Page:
New World Dorado is not only all-Nicaraguan, but almost all-Estelí (or all-Dorado, for that matter). The blend begins with a sun-grown Habano wrapper, and is joined by Criollo ’98 in the binder and fillers from Estelí and Condega. The wrapper, binder, and a portion of the filler were harvested from the Dorado farm; the remainder of the filler comes from A.J.’s other farms of Condega and Estelí.
The cigars shipped in September in four box-pressed sizes, being packaged in individually slotted boxes of 10 and priced between $11 and $12.80 MSRP per cigar.
Robusto: 5½” x 52 | $11.00
Toro: 6? × 54 | $12.00
Gordito: 5½” x 60 | $12.60
Figurado: 6? x 56 | $12.80
Aside from the familiar imagery of Christopher Columbus landing in the Bahamas (Columbus: San Salvador, 1492) on the box vista and bands, the look of New World Dorado is a departure from the rest of the line. The presentation begins with flat-style 10-count boxes, differing from the multi-tiered boxes found throughout the conventional New World collection. The boxes are large and substantial in feel, having a gold-like finish and faux box labels layered across two of the box’s corners. Underneath, the cigars are nestled within individual wooden slots, using a single ribbon beneath all 10 cigars as a means to retrieve each cigar in consecutive order. The upgraded look continues to the band, using a higher-grade, matte-textured paper and an earth-toned palette of yellows/browns/golds.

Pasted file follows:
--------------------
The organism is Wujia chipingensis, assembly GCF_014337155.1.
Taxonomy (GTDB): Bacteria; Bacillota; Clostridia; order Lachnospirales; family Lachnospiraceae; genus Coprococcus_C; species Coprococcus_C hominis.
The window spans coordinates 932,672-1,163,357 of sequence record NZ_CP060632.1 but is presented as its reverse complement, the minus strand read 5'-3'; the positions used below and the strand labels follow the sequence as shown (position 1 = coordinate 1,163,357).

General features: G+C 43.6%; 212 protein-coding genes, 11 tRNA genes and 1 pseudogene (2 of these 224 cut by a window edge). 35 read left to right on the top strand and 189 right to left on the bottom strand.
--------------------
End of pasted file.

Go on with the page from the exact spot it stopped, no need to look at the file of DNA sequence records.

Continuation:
The toro is neatly pressed into a soft square shape, beginning with a double cap and showcasing almost unnoticeable veins and seams down to the foot. The wrapper is pretty impressive, having a slightly fuzzy feel and showing off a unique hue, which is muted and clay-like (complete with an undertone of gold flecks when held to the sunlight). The cigar has a soft springy quality when squeezed, feeling like a medium to medium-plus bunch density. There is a citrus element to the wrapper upfront; this leads to a subtle muskiness and squash. The foot is bright and clean, with primary notes of cedar and mineral (like the smell of rain). Considering the somewhat soft bunch, the toro has a firmer draw than expected, showing pre-light notes of clay, barnyard, and red pepper.
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From the start, there’s quite a bit going on with the Dorado toro. It’s not overly intense, but has some good spice and zesty elements, seeming to really shine through the retrohale. The profile follows the earth-toned theme of the band itself (probably the other way around, in reality), with atypical notes of tomato paste, oregano, and red pepper—Italian cooking is the overarching impression. Not a pepper bomb or a cream machine, the profile sits somewhere in between, having enough spice to tickle the nostrils but not smothering them either. It’s like a spicy meal that pushes your limits in a satisfying way—coming right up to the line before dissipating into a sweet and floral finish.